Posted on November 21, 2018 by Jessica Ciesla
IT leaders are currently facing the challenge of effectively integrating multiple infrastructures into a single, optimally-functioning environment, commonly known as hybrid IT. Many colocated data centers can offer a solution to this challenge by providing the capabilities that make a hybrid environment so attractive, including a secure, private cloud with access to public clouds. Colocation data centers can also help enterprises deploy and manage a hybrid data center in the following ways:
• Security measures
• Access to multiple providers
• Flexibility and scalability
• Curated cloud ecosystems
• Service availability
• Control over workloads
• Shift CAPEX to OPEX
Co-location data centers can handle some of an enterprise’s data security requirements without requiring it to relinquish all control over security, as is the case with cloud services providers. Co-location providers also help to mitigate the risk of a shared cloud infrastructure and provide greater physical security than many private data centers offer. Co-location data centers typically implement stringent standards for physical access, including multiple forms of identity that must be matched to an access list and biometric authentication. In many cases, they lock the server racks inside caged enclosures and perform surveillance with both human and automated systems.
Co-location providers may also restrict the media allowed in the data center and often prohibit portable media such as USB drives. Additional security features for customers requiring managed infrastructure include data redundancy, deletion software, firewalls and malware detection.
Access to Multiple Providers
Like many cloud service providers, data center colocations allow customers to deploy applications, store data and distribute workloads within the data center. However, colocations may also provide direct carrier-neutral connections that allow customers to access a variety of cloud service providers. These connections have a low latency that improves performance by distributing the customer’s workload among multiple infrastructures and accessing data that's stored in another virtual location. Cross connections in a co-located data center also eliminate the costs and other issues associated with the "last mile", where service providers truncate their network.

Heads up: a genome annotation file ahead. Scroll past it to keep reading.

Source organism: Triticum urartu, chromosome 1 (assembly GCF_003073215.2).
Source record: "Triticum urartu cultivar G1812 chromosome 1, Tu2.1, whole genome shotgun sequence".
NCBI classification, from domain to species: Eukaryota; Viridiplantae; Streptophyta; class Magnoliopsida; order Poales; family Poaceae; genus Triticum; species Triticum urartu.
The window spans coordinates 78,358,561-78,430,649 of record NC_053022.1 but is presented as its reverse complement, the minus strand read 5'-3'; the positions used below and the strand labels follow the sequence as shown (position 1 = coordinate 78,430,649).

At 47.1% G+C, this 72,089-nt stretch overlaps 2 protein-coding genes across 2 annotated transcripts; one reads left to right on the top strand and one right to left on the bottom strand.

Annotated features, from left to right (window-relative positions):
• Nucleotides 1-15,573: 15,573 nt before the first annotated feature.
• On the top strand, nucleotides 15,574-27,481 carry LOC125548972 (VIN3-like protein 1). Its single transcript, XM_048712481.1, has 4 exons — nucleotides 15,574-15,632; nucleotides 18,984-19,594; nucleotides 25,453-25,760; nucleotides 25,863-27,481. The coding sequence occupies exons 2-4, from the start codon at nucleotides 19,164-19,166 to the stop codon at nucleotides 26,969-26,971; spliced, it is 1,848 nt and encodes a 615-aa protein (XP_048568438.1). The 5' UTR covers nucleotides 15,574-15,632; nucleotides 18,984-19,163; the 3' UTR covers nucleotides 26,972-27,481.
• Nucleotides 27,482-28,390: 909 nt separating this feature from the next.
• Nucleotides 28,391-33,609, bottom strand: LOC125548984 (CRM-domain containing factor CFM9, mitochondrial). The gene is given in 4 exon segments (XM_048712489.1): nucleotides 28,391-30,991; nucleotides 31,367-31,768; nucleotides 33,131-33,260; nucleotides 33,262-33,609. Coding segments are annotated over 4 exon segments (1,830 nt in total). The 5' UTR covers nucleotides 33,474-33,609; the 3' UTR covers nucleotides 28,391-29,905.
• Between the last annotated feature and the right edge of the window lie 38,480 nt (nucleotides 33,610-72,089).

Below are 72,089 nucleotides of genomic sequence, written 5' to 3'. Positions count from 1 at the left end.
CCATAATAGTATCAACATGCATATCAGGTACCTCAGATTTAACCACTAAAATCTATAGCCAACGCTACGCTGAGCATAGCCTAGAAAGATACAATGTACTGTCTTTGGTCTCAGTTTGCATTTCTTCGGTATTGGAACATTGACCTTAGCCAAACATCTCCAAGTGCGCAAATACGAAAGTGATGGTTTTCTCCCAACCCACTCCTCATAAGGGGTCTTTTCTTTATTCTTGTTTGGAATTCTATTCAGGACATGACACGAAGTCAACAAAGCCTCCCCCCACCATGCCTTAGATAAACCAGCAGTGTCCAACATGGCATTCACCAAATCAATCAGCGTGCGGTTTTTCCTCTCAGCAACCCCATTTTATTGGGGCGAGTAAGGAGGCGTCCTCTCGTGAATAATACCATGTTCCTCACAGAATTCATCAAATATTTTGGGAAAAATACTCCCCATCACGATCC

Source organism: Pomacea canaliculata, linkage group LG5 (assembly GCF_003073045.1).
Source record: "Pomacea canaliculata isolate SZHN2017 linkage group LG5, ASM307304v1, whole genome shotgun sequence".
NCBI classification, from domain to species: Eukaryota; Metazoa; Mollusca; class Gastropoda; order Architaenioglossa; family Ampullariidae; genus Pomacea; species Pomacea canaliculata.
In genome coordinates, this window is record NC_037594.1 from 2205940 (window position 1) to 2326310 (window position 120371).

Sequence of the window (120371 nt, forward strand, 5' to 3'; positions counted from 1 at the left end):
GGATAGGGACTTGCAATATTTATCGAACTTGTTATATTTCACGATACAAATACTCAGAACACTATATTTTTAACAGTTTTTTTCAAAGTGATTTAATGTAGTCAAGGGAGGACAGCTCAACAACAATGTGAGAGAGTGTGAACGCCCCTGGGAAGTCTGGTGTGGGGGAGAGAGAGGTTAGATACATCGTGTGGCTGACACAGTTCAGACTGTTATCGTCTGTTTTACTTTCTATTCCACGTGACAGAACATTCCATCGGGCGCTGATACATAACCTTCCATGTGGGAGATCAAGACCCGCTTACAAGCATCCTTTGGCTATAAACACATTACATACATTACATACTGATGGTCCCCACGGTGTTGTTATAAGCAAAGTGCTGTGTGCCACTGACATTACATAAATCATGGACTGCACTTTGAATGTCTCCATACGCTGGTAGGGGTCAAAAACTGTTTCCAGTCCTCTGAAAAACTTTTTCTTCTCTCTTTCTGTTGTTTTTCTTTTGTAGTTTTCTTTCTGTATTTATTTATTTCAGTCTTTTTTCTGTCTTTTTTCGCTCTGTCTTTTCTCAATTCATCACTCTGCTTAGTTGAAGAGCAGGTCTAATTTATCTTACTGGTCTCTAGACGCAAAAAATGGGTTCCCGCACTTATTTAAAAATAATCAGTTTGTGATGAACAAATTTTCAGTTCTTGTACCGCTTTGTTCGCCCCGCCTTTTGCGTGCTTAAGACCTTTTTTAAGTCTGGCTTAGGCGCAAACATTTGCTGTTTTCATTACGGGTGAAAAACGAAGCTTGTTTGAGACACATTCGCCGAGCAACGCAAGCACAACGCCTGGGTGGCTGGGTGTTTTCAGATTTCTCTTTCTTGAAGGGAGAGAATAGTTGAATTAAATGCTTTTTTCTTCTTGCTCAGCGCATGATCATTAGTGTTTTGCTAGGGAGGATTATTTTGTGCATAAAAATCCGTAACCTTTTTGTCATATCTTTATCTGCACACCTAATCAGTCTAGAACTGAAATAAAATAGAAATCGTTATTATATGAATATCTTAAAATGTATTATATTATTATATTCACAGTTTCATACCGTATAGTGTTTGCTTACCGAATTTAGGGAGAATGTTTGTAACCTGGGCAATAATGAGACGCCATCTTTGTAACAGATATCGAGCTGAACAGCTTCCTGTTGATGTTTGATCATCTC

Flexibility and Scalability
Co-located data centers allow customers to scale their operations more easily and quickly than private data center on the customer's premises. Customers can lease additional floor space in a co-located data centers as needed, rather than engaging in the time-consuming process of adding floor space to their own data center. Co-location customers also have the option of obtaining additional infrastructure from a cloud service provider from within a co-located data center.
Curated Cloud Ecosystems
Co-location providers may also provide a carrier-neutral location that serves as a meeting room between customers and cloud service providers. This location typically provides a low-latency cross connection that allows customers to easily access the cloud platforms. These cloud ecosystems are often curated, meaning the co-location data center has already vetted the cloud providers as reliable.
Co-location data centers are routinely constructed to withstand natural disasters, including tornados, flooding and earthquakes. They also offer greater data and power redundancy than on-premises data centers to keep the servers running in the event of power disruptions or disk failures.
Control over Workloads
The customers of a co-location facility provide their own infrastructure, which is managed by the enterprise and dedicated to their use. This arrangement gives customers control over their workload without the expense of building out their own facilities.
Shift CAPEX to OPEX
Colocation data centers provide customers with the ability to pay for infrastructure as needed, typically on a monthly basis. This arrangement allows customers to shift their spending from capital expenditures (CAPEX) to operational expenditures (OPEX), which avoids the need to spend money all at once in a lump sum.
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